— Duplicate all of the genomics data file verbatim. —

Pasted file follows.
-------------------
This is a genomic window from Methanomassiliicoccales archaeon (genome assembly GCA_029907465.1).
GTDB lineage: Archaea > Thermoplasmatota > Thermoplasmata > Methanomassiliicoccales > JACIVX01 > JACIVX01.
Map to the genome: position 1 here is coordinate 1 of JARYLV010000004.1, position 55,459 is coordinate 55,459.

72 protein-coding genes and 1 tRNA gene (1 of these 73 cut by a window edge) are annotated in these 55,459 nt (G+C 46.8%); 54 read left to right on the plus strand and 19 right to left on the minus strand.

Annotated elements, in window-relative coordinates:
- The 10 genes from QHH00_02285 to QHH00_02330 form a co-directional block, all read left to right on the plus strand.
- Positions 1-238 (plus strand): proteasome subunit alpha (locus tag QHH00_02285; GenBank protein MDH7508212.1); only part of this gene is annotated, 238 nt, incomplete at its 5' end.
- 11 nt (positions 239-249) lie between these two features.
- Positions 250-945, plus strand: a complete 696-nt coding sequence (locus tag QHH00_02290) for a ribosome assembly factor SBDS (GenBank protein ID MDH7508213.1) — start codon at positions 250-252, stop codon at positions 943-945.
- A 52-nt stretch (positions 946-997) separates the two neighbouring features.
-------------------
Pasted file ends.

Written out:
This is a genomic window from Methanomassiliicoccales archaeon (genome assembly GCA_029907465.1).
GTDB lineage: Archaea > Thermoplasmatota > Thermoplasmata > Methanomassiliicoccales > JACIVX01 > JACIVX01.
Map to the genome: position 1 here is coordinate 1 of JARYLV010000004.1, position 55,459 is coordinate 55,459.

72 protein-coding genes and 1 tRNA gene (1 of these 73 cut by a window edge) are annotated in these 55,459 nt (G+C 46.8%); 54 read left to right on the plus strand and 19 right to left on the minus strand.

Annotated elements, in window-relative coordinates:
- The 10 genes from QHH00_02285 to QHH00_02330 form a co-directional block, all read left to right on the plus strand.
- Positions 1-238 (plus strand): proteasome subunit alpha (locus tag QHH00_02285; GenBank protein MDH7508212.1); only part of this gene is annotated, 238 nt, incomplete at its 5' end.
- 11 nt (positions 239-249) lie between these two features.
- Positions 250-945, plus strand: a complete 696-nt coding sequence (locus tag QHH00_02290) for a ribosome assembly factor SBDS (GenBank protein ID MDH7508213.1) — start codon at positions 250-252, stop codon at positions 943-945.
- A 52-nt stretch (positions 946-997) separates the two neighbouring features.